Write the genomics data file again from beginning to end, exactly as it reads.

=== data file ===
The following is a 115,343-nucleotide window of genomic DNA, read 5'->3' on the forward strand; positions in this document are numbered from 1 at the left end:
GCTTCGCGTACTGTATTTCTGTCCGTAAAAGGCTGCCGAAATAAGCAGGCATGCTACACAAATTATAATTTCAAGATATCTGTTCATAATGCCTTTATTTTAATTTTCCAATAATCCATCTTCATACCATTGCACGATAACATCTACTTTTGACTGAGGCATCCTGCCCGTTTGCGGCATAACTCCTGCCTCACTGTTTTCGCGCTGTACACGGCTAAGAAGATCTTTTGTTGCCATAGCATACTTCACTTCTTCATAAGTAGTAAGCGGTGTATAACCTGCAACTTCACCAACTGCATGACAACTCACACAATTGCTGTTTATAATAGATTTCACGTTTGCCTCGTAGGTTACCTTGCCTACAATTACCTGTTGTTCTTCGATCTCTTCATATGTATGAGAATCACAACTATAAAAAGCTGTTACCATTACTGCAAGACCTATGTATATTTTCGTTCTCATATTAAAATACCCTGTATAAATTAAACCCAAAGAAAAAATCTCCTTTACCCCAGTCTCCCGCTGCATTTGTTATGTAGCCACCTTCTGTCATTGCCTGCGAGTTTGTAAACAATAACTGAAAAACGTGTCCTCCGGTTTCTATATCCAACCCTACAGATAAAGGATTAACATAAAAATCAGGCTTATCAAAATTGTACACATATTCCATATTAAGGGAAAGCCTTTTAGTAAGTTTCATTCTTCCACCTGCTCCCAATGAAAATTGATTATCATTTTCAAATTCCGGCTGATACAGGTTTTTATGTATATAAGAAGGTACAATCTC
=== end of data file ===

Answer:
The following is a 115,343-nucleotide window of genomic DNA, read 5'->3' on the forward strand; positions in this document are numbered from 1 at the left end:
GCTTCGCGTACTGTATTTCTGTCCGTAAAAGGCTGCCGAAATAAGCAGGCATGCTACACAAATTATAATTTCAAGATATCTGTTCATAATGCCTTTATTTTAATTTTCCAATAATCCATCTTCATACCATTGCACGATAACATCTACTTTTGACTGAGGCATCCTGCCCGTTTGCGGCATAACTCCTGCCTCACTGTTTTCGCGCTGTACACGGCTAAGAAGATCTTTTGTTGCCATAGCATACTTCACTTCTTCATAAGTAGTAAGCGGTGTATAACCTGCAACTTCACCAACTGCATGACAACTCACACAATTGCTGTTTATAATAGATTTCACGTTTGCCTCGTAGGTTACCTTGCCTACAATTACCTGTTGTTCTTCGATCTCTTCATATGTATGAGAATCACAACTATAAAAAGCTGTTACCATTACTGCAAGACCTATGTATATTTTCGTTCTCATATTAAAATACCCTGTATAAATTAAACCCAAAGAAAAAATCTCCTTTACCCCAGTCTCCCGCTGCATTTGTTATGTAGCCACCTTCTGTCATTGCCTGCGAGTTTGTAAACAATAACTGAAAAACGTGTCCTCCGGTTTCTATATCCAACCCTACAGATAAAGGATTAACATAAAAATCAGGCTTATCAAAATTGTACACATATTCCATATTAAGGGAAAGCCTTTTAGTAAGTTTCATTCTTCCACCTGCTCCCAATGAAAATTGATTATCATTTTCAAATTCCGGCTGATACAGGTTTTTATGTATATAAGAAGGTACAATCTC